Enforced disappearances in Kashmir have created a wide aura of fear that weakens the families of the missing with invasive ‘collateral damage.’ The common opinion of many families is that they’ve been deprived of all rights and means of protection. Relatives of the missing are often left in a grueling state of uncertainty, where they can neither mourn – nor live with any happiness.

Some of the Kashmir missing under "enforced disappearance"
Some of the Kashmir missing under “enforced disappearance.” Image: APDP

As early as 1989, reports of enforced disappearances began in the Jammu Kashmir regions when a group of young men took up arms against ‘the occupation’ of the Indian government chanting pro-freedom slogans of “Azadi”. Due to lack of proper investigation, current numbers do not show how many people have actually disappeared. Fear of violent reprisal still causes many disappearance cases to go undocumented.

To file a missing persons report is not easy in Srinagar. Some families, while trying to report missing family members, have faced police pressure and intimidation after giving a report. Some have also had to move their plea to a different court just to register an FIR – First Information Report. It is not uncommon for relatives to completely withdraw complaints due to fear.

The irony is that the government relief pension payment of 100, 000 Rs ($2,253 USD) per year is awarded only after families obtain a death certificate from district authorities. First, they must prove that the victim was never involved in any actions that might be interpreted as political militancy.

Senior advocate Zaffar Ahmad Shah says that The Dissolution of The Muslim Marriage Act, originally adopted in 1939 and approved in Jamu Kashmir in 1945, provides conditions under which a woman can clearly be divorced. The Dissolution of Muslim Marriages Act, Section 2(i) states that a widow may ask for a divorce if, “..the whereabouts of the husband have not been known for a period of four years.” But this provision is often ignored in Kashmir as women most often must fight their in-laws and in the courts for property rights in divorce.

The Jammu and Kashmir Coalition of Civil Society (JKCCS), a civil-rights group in Kashmir, has recently organized a conference titled, ‘Half Widows and Orphans – A Way Forward in Islamic Jurisprudence,’ bringing together Islamic scholars and international social activists to discuss the ongoing plight of the half-widows.

“Half-widows are an issue which we have always tried to put into the limelight as much as possible,” said JKCCS president and human rights attorney, Pervez Imroz.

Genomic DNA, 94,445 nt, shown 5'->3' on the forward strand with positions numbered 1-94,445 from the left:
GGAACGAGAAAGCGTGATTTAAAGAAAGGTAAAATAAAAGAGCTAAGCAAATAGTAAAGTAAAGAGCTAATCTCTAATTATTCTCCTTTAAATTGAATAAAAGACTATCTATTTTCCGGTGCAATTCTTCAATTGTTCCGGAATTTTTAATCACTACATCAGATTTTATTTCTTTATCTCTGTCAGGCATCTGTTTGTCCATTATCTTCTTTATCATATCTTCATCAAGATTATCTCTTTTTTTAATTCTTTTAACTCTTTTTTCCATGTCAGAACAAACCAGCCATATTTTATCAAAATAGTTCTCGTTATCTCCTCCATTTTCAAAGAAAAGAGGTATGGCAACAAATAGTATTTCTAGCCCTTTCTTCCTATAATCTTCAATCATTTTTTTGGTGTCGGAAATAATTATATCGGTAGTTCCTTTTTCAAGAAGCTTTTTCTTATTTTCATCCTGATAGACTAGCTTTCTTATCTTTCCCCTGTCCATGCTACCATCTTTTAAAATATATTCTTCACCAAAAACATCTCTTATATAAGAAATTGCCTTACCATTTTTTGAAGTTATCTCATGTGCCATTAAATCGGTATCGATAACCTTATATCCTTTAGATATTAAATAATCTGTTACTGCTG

Moving from pillar to post, some relatives of the disappeared who are more wealthy spend huge sums of money, time and resources toward their search for missing family members. Often they realize the system of justice will not provide proper investigation into the crimes of the disappeared. Even some police security forces have been known to become enemies in the search.

“It may come as no surprise that Kashmiri women have struggled and continue to struggle against societal discrimination and inequality. Not only have these women been subject to violence by the police, but many have also experienced intense suffering at the hands of militants as well as Indian security forces,” Dr. Ayesha Ray, social science professor at Kings College, said during a recent, June 2009, conference on human rights and civil society at Luis University, Rome, Italy.

Today, scholars have not arrived at a consensus regarding the legal needs of half-widows. Thousands of women are currently languishing as they continue to experience identity crisis from the ambiguity of whether or not they are a married or non-married women. This struggle is indicative to Kashmir’s cultural gap to recognize the needs and equality of women in general.

“Rita Manchanda captures the situation and agony of Kashmiri women when she states that ‘women have been the worst hit in the war on Kashmir. They have been killed in crossfire, shot at in public demonstrations, blown up in grenade explosions or in shelling across the Line of Control (LoC) and have been raped by the militants.’” admitted Dr. Ayesha Ray in her recent talk in Italy .

In a region where a majority of women have not reached education beyond the third grade level, advocacy, empowerment and legal knowledge are essential.

“To declare a missing person dead, a cleric versed in Shariah (Islamic) law is needed,” says senior journalist and rights activist Mr. Zahir-ud-Din.“But they (the clerics) seem to be in a deep slumber and not ready to accept the (half-widows) agony.. They are not being given the rights that they deserve in a real-sense,” continued Zahir-ud-Din. “These women do not fall in any of the categories fixed by various NGOs, orphanages or widows’ homes.”

“Only through a bottom up approach can true changes be brought to Kashmir,” said women’s advocate and human rights activist, Shelani Vanniaskam, of Brandeis University (U.S.). “Empowering women is the first step towards this goal,” stressed Vanniaskam.